As with all models that could change how people with Medicare access, pay for, or understand their health care, the first step is to ensure that all beneficiaries have the same consumer protections, including limitations on balance billing, conditions on private contracting, and no increase to out-ofpocket costs. We are heartened to see the RFI reiterate that Medicare FFS beneficiaries aligned to DCEs participating in the Geographic PBP model option would retain all of their Original Medicare benefits, including freedom of choice of any Medicare provider or supplier, even if the provider or supplier does not have an arrangement with the DCE.
As with all models that are based on increasing consumerism and shopping, this model must have strong guardrails and fail-safes to ensure that the choices beneficiaries make cannot lead to catastrophic outcomes for their health or financial stability. Overemphasis on shopping can create a system where only the savviest consumers get a reasonable deal and everyone else struggles to get their needs met. More must be done to protect against this risk.
While we were pleased to see that CMS sought feedback through the initial RFI and later stakeholder engagement and appreciated the opportunity to respond to the initial RFI, it is unclear whether beneficiaries and their representatives have continued to play a role in the design process. As we stated in the RFI and in our “Consumer Protections in New Medicare Payment and Delivery Models: A Checklist,” with the AARP Public Policy Institute, models need early and ongoing input from consumer stakeholders to ensure important considerations are part of their very foundations.1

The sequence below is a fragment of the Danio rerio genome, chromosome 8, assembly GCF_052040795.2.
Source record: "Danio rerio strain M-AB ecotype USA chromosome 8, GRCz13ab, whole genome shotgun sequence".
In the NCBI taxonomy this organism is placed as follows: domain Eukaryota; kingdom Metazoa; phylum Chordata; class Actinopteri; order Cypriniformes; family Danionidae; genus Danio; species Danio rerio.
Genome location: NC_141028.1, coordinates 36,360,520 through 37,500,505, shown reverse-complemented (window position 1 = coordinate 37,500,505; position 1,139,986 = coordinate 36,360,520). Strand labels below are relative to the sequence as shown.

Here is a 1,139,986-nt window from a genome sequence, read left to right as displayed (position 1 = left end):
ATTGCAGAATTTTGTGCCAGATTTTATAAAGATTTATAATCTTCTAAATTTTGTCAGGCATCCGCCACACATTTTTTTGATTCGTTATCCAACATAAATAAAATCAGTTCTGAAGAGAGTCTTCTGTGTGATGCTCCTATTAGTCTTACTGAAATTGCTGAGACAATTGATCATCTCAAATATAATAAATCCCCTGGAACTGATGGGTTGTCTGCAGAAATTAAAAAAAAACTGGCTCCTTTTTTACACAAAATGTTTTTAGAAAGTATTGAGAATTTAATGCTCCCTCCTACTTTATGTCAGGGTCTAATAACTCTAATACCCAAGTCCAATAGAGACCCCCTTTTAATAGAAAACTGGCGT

Beneficiaries, families, caregivers, and advocates can provide insights into how to effectively and appropriately communicate with patients, ensure that model evaluation draws on metrics relevant to patients and their families, and help identify ways to avoid inappropriate consumer incentives…
Any changes to the Medicare program must aim for healthier people, better care, and smarter spending—not paying more for less. As policymakers debate the future of health care, we will provide our insights here.
Thinking ahead to Medicare's future, it’s important to modernize benefits and pursue changes that improve how people with Medicare navigate their coverage on a daily basis. Here are our evolving 30 policy goals for Medicare’s future.
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